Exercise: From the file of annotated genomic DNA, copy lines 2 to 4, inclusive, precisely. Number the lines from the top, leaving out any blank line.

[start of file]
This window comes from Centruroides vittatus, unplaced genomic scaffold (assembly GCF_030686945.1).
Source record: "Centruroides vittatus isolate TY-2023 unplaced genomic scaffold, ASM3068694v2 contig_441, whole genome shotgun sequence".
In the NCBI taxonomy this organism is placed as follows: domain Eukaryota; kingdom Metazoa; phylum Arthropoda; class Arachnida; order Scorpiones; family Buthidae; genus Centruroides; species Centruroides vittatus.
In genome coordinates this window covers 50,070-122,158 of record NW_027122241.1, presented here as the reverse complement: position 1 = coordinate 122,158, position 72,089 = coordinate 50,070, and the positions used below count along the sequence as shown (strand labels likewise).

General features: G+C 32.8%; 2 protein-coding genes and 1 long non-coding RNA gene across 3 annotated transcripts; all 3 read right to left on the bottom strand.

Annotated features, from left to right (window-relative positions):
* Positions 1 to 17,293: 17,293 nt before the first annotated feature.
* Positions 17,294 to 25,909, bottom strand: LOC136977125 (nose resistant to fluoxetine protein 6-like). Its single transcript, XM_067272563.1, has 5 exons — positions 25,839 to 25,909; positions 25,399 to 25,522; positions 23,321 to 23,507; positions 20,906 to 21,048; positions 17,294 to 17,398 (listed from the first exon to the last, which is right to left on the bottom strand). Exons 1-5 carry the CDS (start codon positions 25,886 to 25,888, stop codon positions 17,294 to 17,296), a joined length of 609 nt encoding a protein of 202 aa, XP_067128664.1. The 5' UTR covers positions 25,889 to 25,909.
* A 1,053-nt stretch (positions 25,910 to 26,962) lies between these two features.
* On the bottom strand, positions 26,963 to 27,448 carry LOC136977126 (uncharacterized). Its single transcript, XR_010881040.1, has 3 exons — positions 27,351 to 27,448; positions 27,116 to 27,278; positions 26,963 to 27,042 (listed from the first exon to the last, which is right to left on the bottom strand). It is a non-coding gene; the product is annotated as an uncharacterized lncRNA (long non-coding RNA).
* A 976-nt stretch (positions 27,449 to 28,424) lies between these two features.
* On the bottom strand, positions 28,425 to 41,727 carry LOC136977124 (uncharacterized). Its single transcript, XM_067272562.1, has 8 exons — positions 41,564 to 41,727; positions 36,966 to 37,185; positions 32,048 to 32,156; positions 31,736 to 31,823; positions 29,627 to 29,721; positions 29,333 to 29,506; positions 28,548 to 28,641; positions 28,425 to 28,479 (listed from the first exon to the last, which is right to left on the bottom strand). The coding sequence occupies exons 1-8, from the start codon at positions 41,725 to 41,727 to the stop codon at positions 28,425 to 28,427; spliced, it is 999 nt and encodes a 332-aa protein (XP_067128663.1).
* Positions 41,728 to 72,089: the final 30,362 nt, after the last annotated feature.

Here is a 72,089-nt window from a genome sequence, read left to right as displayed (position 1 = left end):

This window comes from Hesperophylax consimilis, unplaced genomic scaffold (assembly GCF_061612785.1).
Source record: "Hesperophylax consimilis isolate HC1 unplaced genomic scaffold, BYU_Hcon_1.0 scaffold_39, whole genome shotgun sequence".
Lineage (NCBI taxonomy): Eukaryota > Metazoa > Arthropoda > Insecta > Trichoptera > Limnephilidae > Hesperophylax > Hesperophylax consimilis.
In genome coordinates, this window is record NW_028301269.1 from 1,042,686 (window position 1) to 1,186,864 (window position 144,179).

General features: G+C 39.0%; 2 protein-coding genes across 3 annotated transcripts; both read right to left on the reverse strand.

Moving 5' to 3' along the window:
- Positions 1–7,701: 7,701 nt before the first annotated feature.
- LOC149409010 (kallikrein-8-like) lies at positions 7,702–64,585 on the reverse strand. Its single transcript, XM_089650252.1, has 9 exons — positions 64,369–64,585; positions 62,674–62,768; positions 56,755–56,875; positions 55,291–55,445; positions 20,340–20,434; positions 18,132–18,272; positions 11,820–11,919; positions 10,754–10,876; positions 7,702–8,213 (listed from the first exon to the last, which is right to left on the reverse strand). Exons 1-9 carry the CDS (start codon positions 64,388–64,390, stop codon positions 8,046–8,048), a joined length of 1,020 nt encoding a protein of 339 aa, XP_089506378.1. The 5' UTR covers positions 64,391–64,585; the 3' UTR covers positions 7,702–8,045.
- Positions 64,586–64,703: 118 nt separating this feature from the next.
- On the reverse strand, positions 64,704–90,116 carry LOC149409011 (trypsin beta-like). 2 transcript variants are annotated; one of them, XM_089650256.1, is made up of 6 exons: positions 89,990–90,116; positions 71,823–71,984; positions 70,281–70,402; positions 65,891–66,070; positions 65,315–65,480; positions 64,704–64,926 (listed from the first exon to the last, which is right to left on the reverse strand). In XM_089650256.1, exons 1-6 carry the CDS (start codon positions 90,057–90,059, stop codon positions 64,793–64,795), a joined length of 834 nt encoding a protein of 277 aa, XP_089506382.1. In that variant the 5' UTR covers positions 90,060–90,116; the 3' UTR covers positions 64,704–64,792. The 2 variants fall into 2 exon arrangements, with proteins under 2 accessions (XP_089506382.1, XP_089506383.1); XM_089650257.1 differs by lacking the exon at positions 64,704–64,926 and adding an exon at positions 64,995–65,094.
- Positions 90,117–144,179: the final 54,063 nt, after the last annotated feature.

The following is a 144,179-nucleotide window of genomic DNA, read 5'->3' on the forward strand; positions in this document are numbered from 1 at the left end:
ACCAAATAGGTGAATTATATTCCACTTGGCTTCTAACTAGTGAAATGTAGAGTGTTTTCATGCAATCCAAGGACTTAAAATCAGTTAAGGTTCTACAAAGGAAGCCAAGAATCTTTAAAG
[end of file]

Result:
Source record: "Centruroides vittatus isolate TY-2023 unplaced genomic scaffold, ASM3068694v2 contig_441, whole genome shotgun sequence".
In the NCBI taxonomy this organism is placed as follows: domain Eukaryota; kingdom Metazoa; phylum Arthropoda; class Arachnida; order Scorpiones; family Buthidae; genus Centruroides; species Centruroides vittatus.
In genome coordinates this window covers 50,070-122,158 of record NW_027122241.1, presented here as the reverse complement: position 1 = coordinate 122,158, position 72,089 = coordinate 50,070, and the positions used below count along the sequence as shown (strand labels likewise).